Some chicken and shrimp to fajita and Cajun, there’s quite a few on there for you to try. My favorite being the grilled Italian sausage kebabs. They’re quick, easy, and totally delicious. Serve them over rice or over the bun with sauce and cheese, they’re a great way to feed your family a fun dinner.
And kebabs are always fun to eat! You can eat them with your hands. Or, you can do what I do and take everything off the skewer immediately. That way I can cut up the meats and veggies into smaller pieces to eat with the rice.
It’s a rice with Asian flavors. Because there’s a lot of blending of Asian and American flavors in Hawaii. It’s one of my favorite rice recipes, too. I use it for stir try recipes. The sesame and soy sauce flavor with ginger packs a punch of flavor that tastes great with the kebabs.
Now, for me the difficulty is keeping everything on the skewer when you cook them. Onions are decent. The pineapple on the end is a good option. Another piece of meat on the end might work. It’s really just how you lift the skewer up off the grill and turn it over.
The char on the pineapple makes it super sweet and delicious. Which goes well with the sweet red pepper; which is my favorite! And the tender pork. These taste so good! Especially served with the rice. You can marinate the pork. I did not. Poor planning on my part, but feel free to plan a little better than I did and marinate the pork.
And make sure to see what the rest of the bloggers shared for #FarmersMarketWeek today. I’m sure it’s something completely delicious.
Hawaiian Pork Kabobs has farm fresh pork, pineapple, and peppers. It’s tri-fecta of P ingredients! They’re also completely delicious, quick, and on the table in under 30. #FarmersMarketWeek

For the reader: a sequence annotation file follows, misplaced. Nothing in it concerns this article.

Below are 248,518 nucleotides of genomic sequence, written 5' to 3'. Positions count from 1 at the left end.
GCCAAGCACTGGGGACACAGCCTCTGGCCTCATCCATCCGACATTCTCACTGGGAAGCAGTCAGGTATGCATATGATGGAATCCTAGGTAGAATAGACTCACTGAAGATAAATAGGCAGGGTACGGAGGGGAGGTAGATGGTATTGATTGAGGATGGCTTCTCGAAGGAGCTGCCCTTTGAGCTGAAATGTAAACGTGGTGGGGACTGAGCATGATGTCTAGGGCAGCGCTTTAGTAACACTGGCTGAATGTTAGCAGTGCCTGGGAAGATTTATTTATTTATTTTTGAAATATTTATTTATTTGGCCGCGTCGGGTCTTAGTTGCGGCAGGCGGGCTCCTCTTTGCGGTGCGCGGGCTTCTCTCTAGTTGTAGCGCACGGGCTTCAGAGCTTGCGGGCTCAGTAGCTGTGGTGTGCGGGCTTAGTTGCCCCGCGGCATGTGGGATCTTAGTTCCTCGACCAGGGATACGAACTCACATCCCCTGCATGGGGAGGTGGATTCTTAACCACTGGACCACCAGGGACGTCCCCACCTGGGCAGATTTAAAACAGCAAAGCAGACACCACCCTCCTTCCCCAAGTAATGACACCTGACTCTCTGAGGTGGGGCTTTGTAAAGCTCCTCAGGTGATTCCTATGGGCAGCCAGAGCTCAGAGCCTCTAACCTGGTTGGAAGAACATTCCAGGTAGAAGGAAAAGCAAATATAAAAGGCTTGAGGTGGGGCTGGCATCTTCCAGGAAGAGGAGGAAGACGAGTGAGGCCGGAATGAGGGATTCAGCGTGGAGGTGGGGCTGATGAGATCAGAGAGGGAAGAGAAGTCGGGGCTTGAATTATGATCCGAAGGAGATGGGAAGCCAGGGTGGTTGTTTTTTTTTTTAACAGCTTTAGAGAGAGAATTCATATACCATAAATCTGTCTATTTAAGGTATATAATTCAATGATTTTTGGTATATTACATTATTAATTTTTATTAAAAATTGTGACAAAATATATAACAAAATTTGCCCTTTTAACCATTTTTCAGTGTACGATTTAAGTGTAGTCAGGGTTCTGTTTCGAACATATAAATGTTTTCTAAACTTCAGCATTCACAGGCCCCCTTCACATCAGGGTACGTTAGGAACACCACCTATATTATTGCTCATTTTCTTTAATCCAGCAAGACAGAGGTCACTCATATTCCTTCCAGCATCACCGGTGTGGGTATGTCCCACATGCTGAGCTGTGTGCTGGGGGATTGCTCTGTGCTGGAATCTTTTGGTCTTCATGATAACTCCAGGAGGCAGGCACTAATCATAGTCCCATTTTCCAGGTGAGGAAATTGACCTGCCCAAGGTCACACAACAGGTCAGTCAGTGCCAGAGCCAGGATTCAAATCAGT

- 1 pound thick center cut pork chops cut into cubes
- 3 red bell peppers (mine were about 4” tall), cut into 1 1/2 inch pieces
- 1 pineapple, peeled and cut into cubes
- 2 cups chicken broth
- 1 cup rice
- 1 tablespoon soy sauce
- 2 teaspoons sesame oil
- 1 teaspoon freshly grated ginger
- Preheat your grill to high medium-heat.
- Thread the pork, peppers, and pineapple onto skewers. If using wooden skewers, be sure to soak them for a few hours to prevent them from burning.
- Bring the chicken broth to a boil.
- Stir in the soy sauce, sesame oil, and grated ginger. Allow the ginger to become aromatic before stirring in the rice.
- Cover the pot with a tight fitting lid, reduce to heat to low, and cook for 15 to 20 minutes. The time depends on the brand.
- Check the rice at 15 minutes and see if there’s still water in the pot. Taste the rice to see if it’s done enough for you. If not, cook longer. If it is, feel free to strain the rice removing any leftover water. Return the rice to the pan and keep warm until ready to serve.
- While the rice is cooking, place the kabobs on the grill and cook 4 to 5 minutes per side or until the pork is cooked through or the internal temperature reaches 150.
- Allow the kabobs to rest while the rice finishes cooking.
- Serve the kabobs with the rice.
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Amount Per Serving Calories 363Total Fat 15gSaturated Fat 4gTrans Fat 0gUnsaturated Fat 8gCholesterol 98mgSodium 746mgCarbohydrates 23gFiber 2gSugar 8gProtein 32g
Nutrition information isn’t always accurate.